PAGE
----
Despite growing up loving, and later studying, opera and musical theatre, Doreen Taylor eventually found herself working in mainstream music. It wasn’t until a few years ago, when the Billboard-charting recording artist began helping the Hammerstein family raise funds for the Oscar Hammerstein Museum & Theater Education Center, that she was suddenly presented with an opportunity to return to her roots.
Taylor put together a benefit concert featuring Hammerstein’s most-well-known songs that first had a successful run at the Bristol Riverside Theatre in Pennsylvania and then played a limited run Off-Broadway. The reaction in New York was so positive, says Taylor, that she immediately looked to the future.
Now Sincerely, Oscar, featuring a new book by Taylor and over 30 of Hammerstein’s songs, arrives at Off-Broadway’s Theatre Row in an all-new production directed by Dugg McDonough.
“We had a year-and-a-half to change the show and I wanted to make it something that was closer to my original vision: a big-budget musical,” says Taylor, “with special effects, scenery, and costumes.”
In Sincerely, Oscar, Taylor is joined onstage by Azudi Onyejekwe, but the real star, she insists, is Hammerstein himself. Since the show’s early days, Taylor has dreamed of putting the lyricist-librettist front and center. So, short of bringing him back to life, she’s done the next best thing: Sincerely, Oscar stars a state-of-the-art, 3D holographic version of Hammerstein—a hologram that talks, walks, and looks exactly like the late theatre legend. “The hologram was always my brainchild, from day one,” says Taylor. “I never let go of that idea, through all the iterations of the show.”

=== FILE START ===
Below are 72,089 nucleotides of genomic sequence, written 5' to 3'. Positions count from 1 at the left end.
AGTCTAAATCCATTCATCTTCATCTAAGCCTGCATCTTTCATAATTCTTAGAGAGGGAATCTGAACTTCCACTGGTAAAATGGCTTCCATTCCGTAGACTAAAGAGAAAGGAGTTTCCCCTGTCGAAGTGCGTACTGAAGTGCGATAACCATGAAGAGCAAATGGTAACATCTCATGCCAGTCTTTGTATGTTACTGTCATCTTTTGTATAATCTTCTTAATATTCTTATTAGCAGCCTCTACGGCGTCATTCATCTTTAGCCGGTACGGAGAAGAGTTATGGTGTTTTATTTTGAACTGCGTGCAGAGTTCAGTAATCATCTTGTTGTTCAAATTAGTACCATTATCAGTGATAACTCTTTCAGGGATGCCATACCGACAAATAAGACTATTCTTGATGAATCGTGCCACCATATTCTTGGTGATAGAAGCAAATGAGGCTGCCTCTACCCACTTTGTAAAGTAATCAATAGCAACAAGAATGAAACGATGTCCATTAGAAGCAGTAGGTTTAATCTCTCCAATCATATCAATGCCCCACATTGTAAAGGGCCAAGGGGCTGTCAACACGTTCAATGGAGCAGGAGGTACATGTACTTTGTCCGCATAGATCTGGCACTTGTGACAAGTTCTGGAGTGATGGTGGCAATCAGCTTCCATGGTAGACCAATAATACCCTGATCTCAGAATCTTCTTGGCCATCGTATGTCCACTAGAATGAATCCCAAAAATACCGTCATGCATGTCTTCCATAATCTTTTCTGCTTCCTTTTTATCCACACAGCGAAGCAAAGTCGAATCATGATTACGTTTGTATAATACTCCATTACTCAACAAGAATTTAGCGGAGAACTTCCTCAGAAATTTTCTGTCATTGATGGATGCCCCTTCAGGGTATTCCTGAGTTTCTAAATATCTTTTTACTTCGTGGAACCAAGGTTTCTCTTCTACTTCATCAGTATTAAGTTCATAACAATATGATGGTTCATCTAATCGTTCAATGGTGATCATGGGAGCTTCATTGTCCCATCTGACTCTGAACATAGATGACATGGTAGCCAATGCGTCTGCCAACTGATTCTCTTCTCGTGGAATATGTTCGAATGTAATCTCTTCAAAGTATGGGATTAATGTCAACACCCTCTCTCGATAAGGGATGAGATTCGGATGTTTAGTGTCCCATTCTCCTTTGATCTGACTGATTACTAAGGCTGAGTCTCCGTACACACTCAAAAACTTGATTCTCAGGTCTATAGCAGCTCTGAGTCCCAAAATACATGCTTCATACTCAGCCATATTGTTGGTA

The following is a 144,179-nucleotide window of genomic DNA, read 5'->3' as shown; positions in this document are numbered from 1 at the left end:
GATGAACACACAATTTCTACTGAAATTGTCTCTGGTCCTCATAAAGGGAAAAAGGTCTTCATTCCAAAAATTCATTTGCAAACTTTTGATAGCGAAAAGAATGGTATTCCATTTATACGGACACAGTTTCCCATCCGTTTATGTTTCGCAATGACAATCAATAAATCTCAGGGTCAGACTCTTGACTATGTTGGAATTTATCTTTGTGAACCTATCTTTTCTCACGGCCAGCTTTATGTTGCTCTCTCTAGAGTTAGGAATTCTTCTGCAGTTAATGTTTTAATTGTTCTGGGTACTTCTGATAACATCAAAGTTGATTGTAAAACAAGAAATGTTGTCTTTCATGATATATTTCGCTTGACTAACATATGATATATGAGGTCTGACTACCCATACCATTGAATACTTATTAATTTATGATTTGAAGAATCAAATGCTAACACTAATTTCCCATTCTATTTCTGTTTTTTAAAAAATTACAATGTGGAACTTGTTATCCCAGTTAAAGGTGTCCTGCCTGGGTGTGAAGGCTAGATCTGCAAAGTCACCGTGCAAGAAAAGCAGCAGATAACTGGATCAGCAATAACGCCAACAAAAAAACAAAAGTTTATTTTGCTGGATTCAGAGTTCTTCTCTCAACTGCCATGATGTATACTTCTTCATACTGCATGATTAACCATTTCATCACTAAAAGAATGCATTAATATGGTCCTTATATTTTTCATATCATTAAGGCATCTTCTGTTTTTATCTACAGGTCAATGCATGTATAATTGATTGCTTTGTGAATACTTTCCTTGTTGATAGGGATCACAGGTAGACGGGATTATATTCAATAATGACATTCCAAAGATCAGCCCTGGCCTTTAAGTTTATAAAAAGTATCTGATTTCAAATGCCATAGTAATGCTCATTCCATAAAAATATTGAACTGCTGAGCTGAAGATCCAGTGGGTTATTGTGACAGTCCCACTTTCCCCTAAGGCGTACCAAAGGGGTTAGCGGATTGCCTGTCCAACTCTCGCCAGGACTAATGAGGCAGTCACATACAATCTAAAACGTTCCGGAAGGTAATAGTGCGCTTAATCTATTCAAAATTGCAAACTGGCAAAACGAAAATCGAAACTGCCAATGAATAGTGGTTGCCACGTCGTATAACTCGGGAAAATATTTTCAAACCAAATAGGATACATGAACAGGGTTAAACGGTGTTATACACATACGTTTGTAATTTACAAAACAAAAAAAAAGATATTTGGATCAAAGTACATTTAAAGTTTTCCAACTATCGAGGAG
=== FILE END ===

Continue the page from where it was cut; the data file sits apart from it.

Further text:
And it’s not just there for entertainment. It’s about allowing Hammerstein to tell his story in his own words, says Taylor. All of his dialogue—and he has the most lines in the show—is rooted in Hammerstein’s real-life correspondence and writing, which Taylor was able to gain access to at Highland Farm, the site of Hammerstein’s prodigious output and now home to the museum.
“[Sincerely, Oscar] is a tribute to Oscar Hammerstein,” says Taylor. “And the music is beautiful but for once, it’s really about his words.”